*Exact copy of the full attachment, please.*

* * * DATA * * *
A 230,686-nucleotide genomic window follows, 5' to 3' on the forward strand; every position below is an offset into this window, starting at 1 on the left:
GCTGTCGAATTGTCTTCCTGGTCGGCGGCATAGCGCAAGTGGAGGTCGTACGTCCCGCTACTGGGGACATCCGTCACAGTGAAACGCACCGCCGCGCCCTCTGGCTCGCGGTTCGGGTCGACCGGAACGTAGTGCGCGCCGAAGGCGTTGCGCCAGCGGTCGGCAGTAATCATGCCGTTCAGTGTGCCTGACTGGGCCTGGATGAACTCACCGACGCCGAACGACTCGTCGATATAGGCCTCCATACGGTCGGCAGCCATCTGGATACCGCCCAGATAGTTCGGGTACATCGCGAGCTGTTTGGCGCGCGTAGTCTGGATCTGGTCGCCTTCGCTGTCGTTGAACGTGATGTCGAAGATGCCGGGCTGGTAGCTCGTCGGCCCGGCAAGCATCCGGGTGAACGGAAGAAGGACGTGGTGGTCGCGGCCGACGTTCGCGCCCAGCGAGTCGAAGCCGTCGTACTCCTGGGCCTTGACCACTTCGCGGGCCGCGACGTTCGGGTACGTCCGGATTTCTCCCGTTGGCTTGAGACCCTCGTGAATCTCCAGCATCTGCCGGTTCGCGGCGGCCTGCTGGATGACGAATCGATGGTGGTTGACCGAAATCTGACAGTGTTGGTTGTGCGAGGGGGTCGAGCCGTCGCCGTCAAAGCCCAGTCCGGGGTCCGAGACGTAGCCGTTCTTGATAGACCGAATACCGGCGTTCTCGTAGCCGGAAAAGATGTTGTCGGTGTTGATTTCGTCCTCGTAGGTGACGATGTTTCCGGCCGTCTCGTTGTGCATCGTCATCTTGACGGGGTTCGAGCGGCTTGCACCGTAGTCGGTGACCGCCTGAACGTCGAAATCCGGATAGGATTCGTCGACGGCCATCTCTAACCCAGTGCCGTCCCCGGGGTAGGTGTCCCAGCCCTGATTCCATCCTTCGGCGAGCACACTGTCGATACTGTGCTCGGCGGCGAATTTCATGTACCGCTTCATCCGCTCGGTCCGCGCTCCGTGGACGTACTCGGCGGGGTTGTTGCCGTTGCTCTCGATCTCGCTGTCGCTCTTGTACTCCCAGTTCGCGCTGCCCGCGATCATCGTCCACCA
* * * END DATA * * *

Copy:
A 230,686-nucleotide genomic window follows, 5' to 3' on the forward strand; every position below is an offset into this window, starting at 1 on the left:
GCTGTCGAATTGTCTTCCTGGTCGGCGGCATAGCGCAAGTGGAGGTCGTACGTCCCGCTACTGGGGACATCCGTCACAGTGAAACGCACCGCCGCGCCCTCTGGCTCGCGGTTCGGGTCGACCGGAACGTAGTGCGCGCCGAAGGCGTTGCGCCAGCGGTCGGCAGTAATCATGCCGTTCAGTGTGCCTGACTGGGCCTGGATGAACTCACCGACGCCGAACGACTCGTCGATATAGGCCTCCATACGGTCGGCAGCCATCTGGATACCGCCCAGATAGTTCGGGTACATCGCGAGCTGTTTGGCGCGCGTAGTCTGGATCTGGTCGCCTTCGCTGTCGTTGAACGTGATGTCGAAGATGCCGGGCTGGTAGCTCGTCGGCCCGGCAAGCATCCGGGTGAACGGAAGAAGGACGTGGTGGTCGCGGCCGACGTTCGCGCCCAGCGAGTCGAAGCCGTCGTACTCCTGGGCCTTGACCACTTCGCGGGCCGCGACGTTCGGGTACGTCCGGATTTCTCCCGTTGGCTTGAGACCCTCGTGAATCTCCAGCATCTGCCGGTTCGCGGCGGCCTGCTGGATGACGAATCGATGGTGGTTGACCGAAATCTGACAGTGTTGGTTGTGCGAGGGGGTCGAGCCGTCGCCGTCAAAGCCCAGTCCGGGGTCCGAGACGTAGCCGTTCTTGATAGACCGAATACCGGCGTTCTCGTAGCCGGAAAAGATGTTGTCGGTGTTGATTTCGTCCTCGTAGGTGACGATGTTTCCGGCCGTCTCGTTGTGCATCGTCATCTTGACGGGGTTCGAGCGGCTTGCACCGTAGTCGGTGACCGCCTGAACGTCGAAATCCGGATAGGATTCGTCGACGGCCATCTCTAACCCAGTGCCGTCCCCGGGGTAGGTGTCCCAGCCCTGATTCCATCCTTCGGCGAGCACACTGTCGATACTGTGCTCGGCGGCGAATTTCATGTACCGCTTCATCCGCTCGGTCCGCGCTCCGTGGACGTACTCGGCGGGGTTGTTGCCGTTGCTCTCGATCTCGCTGTCGCTCTTGTACTCCCAGTTCGCGCTGCCCGCGATCATCGTCCACCA